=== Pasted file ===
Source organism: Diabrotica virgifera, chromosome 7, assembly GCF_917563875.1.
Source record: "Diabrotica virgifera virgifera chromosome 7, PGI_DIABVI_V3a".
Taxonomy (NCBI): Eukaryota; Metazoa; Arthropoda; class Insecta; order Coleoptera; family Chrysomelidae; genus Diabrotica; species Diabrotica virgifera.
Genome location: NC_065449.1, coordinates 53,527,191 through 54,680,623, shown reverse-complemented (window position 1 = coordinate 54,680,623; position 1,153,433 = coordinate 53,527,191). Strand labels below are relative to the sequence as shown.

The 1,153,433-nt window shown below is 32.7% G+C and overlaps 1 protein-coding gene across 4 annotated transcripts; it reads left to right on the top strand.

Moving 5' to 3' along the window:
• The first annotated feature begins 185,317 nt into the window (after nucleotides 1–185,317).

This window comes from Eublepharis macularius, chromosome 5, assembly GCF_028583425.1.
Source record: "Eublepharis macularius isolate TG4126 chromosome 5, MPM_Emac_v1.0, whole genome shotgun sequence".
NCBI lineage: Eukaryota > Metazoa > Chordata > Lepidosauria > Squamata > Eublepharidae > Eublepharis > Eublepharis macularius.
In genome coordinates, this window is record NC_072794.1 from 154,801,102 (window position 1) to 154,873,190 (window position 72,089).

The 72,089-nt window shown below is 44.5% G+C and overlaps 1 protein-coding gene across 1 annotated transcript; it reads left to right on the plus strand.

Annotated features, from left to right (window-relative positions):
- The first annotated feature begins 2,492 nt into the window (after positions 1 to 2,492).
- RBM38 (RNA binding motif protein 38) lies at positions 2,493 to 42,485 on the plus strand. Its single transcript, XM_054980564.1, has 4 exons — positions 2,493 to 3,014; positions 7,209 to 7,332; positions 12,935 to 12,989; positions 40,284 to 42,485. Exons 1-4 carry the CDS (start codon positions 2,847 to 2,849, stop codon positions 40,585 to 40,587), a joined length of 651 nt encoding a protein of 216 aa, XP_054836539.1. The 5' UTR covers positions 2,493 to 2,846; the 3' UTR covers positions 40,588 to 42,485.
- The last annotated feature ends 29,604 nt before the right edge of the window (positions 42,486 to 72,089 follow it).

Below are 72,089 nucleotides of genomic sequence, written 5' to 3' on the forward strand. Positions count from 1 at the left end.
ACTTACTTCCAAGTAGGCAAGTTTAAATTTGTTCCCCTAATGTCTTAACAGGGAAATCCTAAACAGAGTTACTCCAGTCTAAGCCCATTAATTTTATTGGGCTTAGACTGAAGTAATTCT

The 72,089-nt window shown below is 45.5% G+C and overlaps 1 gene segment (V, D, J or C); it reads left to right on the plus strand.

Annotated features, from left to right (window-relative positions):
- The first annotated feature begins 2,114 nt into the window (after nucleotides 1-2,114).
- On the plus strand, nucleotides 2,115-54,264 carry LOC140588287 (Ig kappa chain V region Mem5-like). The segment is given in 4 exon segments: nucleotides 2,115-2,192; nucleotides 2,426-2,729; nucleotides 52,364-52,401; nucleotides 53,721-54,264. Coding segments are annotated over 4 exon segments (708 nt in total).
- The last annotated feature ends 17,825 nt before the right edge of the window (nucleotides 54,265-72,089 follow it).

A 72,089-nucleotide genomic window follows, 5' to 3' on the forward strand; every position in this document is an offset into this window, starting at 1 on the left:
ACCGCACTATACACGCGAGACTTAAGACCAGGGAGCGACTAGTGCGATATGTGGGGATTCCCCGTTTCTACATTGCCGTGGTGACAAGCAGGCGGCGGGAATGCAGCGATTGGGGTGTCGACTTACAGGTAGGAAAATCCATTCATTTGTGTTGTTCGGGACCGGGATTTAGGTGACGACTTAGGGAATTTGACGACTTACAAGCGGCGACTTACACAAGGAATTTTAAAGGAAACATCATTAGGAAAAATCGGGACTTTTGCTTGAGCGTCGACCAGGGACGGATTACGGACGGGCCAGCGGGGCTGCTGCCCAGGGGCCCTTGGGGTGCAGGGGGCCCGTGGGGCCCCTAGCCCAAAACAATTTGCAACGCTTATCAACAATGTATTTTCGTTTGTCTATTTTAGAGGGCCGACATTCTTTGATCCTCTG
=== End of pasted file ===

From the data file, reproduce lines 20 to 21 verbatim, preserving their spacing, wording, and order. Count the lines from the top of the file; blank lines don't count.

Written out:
Annotated features, from left to right (window-relative positions):
- The first annotated feature begins 2,114 nt into the window (after nucleotides 1-2,114).